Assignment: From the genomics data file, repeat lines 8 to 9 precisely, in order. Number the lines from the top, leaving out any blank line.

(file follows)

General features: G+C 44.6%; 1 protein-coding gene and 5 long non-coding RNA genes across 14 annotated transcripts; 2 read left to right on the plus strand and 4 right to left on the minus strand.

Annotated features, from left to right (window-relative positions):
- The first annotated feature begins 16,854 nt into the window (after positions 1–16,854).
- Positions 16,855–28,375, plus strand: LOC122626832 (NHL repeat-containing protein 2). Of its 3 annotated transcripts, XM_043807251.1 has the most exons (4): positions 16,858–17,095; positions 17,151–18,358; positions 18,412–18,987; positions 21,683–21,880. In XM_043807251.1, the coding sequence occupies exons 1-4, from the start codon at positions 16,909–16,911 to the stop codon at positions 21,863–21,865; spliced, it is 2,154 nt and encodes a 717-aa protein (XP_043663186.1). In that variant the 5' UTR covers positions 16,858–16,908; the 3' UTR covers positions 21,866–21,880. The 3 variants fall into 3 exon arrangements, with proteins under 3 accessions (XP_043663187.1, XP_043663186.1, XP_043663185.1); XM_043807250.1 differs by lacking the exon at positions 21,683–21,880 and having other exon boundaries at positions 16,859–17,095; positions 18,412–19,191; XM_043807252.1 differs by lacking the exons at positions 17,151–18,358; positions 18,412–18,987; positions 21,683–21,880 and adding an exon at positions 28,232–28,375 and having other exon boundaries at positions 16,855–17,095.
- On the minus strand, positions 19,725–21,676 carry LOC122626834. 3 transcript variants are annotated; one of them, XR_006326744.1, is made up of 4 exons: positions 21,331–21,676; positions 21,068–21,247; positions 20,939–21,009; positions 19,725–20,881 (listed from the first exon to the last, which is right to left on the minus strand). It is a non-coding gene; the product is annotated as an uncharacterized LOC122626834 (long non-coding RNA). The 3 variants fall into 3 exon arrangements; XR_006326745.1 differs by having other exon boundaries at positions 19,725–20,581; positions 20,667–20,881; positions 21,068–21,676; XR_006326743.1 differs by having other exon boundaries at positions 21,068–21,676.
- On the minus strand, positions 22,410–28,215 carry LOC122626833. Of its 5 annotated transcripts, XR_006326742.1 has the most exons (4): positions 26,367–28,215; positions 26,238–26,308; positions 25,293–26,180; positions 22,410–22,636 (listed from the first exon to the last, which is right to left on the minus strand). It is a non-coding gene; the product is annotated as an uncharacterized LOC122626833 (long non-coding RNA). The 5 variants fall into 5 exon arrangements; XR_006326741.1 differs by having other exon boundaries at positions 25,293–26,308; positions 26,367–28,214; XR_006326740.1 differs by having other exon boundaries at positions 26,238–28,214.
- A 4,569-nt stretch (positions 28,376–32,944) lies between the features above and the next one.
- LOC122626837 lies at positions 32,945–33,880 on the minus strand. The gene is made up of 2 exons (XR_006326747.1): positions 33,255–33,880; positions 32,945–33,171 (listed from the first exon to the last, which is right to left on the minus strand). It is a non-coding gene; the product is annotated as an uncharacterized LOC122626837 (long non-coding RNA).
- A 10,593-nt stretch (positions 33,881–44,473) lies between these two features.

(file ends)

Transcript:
- LOC122626837 lies at positions 32,945–33,880 on the minus strand. The gene is made up of 2 exons (XR_006326747.1): positions 33,255–33,880; positions 32,945–33,171 (listed from the first exon to the last, which is right to left on the minus strand). It is a non-coding gene; the product is annotated as an uncharacterized LOC122626837 (long non-coding RNA).
- A 10,593-nt stretch (positions 33,881–44,473) lies between these two features.